In a recent Forbes article, Christopher Frank estimated the weekly cost of meetings for a 10-person team to be just under $24,000. He assumed 2-3 days worth of meeting s a week, which sounds about average to me. Is anyone surprised then that productivity rates for the first quarter of 2012 have declined?
Not only are companies trying to do more with less, they’re adding countless useless meetings into the mix. I’m not saying all meetings are a waste of time, but if you made your meetings optional, would anyone show up? Before sending out your next meeting invite, ask yourself the following questions:
- What is the purpose of the meeting? Saying it’s a weekly (fill in the blank) meeting does not answer the question. If you have weekly sales meetings, what’s the outcome you expect to achieve? Is there another method to get that information besides pulling your whole team together for an hour or more a week? Think about creating an online log that everyone is required to update by a certain date. Make it visible to the whole team and add a comment section to help create the kind of dialogue you might get in a meeting.
- Who needs to be there? Once you’ve established the purpose of the meeting, determining attendees should be easy. When you really thing about it, who is essential to accomplishing the expected outcome? If you can’t articulate the value to or from that person, they don’t need to be there. Be thoughtful about this and use your own experience to help you. How many meetings do you attend that add no value or where your contribution is not necessary?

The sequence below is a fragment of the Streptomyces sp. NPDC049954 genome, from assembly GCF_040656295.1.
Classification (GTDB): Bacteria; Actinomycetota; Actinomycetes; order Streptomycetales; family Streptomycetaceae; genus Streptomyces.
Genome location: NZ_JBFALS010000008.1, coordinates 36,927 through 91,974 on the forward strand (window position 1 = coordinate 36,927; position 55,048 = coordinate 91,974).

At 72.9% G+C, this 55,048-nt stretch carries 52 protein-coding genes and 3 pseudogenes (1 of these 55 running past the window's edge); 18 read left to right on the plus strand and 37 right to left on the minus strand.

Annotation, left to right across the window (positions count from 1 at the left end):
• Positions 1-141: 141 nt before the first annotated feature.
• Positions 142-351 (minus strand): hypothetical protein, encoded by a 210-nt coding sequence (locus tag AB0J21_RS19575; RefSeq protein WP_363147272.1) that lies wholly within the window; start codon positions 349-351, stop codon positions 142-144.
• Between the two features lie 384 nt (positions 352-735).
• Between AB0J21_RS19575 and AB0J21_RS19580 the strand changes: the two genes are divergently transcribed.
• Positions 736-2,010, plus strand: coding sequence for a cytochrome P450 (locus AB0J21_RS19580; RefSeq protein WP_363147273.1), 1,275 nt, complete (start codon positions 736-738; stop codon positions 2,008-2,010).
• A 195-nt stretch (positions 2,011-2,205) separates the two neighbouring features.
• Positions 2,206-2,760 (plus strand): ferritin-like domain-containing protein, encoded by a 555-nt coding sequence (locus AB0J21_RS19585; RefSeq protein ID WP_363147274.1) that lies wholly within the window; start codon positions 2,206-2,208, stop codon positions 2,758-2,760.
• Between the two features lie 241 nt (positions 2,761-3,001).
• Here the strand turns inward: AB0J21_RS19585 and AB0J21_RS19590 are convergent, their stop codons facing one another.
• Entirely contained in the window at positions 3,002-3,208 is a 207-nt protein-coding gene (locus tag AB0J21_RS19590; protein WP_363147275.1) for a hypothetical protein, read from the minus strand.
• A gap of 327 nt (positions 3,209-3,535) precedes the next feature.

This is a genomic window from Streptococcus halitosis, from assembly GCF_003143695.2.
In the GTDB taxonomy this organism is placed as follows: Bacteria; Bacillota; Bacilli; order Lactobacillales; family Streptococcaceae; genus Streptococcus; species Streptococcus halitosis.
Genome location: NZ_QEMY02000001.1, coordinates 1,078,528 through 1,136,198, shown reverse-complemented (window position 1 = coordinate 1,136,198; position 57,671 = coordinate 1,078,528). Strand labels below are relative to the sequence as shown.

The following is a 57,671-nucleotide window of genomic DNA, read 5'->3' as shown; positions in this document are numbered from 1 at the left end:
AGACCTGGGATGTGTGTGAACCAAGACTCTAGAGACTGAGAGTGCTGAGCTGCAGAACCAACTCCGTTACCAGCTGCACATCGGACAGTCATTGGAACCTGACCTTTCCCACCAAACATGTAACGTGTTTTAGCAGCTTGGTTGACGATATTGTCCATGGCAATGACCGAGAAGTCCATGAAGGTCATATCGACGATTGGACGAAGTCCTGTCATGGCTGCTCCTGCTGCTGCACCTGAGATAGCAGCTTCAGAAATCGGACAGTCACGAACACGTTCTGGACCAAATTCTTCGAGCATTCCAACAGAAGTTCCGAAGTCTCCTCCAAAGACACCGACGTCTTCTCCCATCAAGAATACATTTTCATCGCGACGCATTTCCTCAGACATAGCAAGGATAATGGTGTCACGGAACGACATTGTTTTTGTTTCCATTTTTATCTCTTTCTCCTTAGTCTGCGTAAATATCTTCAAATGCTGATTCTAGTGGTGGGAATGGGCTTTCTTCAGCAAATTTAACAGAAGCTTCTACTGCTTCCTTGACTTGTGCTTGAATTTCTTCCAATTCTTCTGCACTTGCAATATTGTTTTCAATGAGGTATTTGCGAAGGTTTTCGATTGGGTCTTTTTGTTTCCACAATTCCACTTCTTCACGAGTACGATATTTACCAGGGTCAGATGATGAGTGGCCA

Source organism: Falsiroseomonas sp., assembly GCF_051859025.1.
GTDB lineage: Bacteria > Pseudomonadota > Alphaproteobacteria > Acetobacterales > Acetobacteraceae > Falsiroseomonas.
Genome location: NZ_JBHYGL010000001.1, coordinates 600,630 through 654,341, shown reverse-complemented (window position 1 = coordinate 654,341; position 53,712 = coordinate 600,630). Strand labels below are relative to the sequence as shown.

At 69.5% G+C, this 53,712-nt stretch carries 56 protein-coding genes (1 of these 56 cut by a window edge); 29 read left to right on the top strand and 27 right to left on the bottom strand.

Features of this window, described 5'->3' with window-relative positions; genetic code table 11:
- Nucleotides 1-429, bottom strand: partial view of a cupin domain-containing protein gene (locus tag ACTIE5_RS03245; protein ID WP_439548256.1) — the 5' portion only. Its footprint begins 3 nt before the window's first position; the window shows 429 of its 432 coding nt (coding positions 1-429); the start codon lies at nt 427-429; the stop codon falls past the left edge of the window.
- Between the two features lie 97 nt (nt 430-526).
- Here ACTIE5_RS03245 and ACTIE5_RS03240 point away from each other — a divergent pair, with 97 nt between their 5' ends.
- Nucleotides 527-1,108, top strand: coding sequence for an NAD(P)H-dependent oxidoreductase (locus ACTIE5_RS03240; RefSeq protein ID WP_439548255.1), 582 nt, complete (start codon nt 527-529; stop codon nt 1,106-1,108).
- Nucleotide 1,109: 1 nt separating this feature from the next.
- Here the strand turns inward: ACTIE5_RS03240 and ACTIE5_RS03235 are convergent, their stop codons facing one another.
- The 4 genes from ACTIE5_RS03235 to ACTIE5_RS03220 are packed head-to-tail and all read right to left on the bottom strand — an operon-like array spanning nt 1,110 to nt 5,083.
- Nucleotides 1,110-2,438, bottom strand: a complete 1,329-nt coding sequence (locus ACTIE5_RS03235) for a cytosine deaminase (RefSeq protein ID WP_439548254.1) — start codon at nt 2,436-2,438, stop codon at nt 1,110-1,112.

- Are you well prepared? If you’re going to pull people out of the productive part of their day, have you done everything ahead of time to insure the meeting is worthwhile? This means creating and sending out ahead of time the agenda and all necessary materials. If you are having the meeting online via a system like GoToMeeting, have you tested it to make sure you have enough portals? Is everyone fully aware of what you expect from his or her attendance? Make sure you have a set timeline and stick to it!
Even after answering these questions and feeling you must have a meeting, take a step back. Ask your team for alternative suggestions. Challenge them to be creative about meeting alternatives and ask them to tell you exactly what they like to attend and what they dread. The one final question you need to answer is if you make the meeting optional, will everyone attend?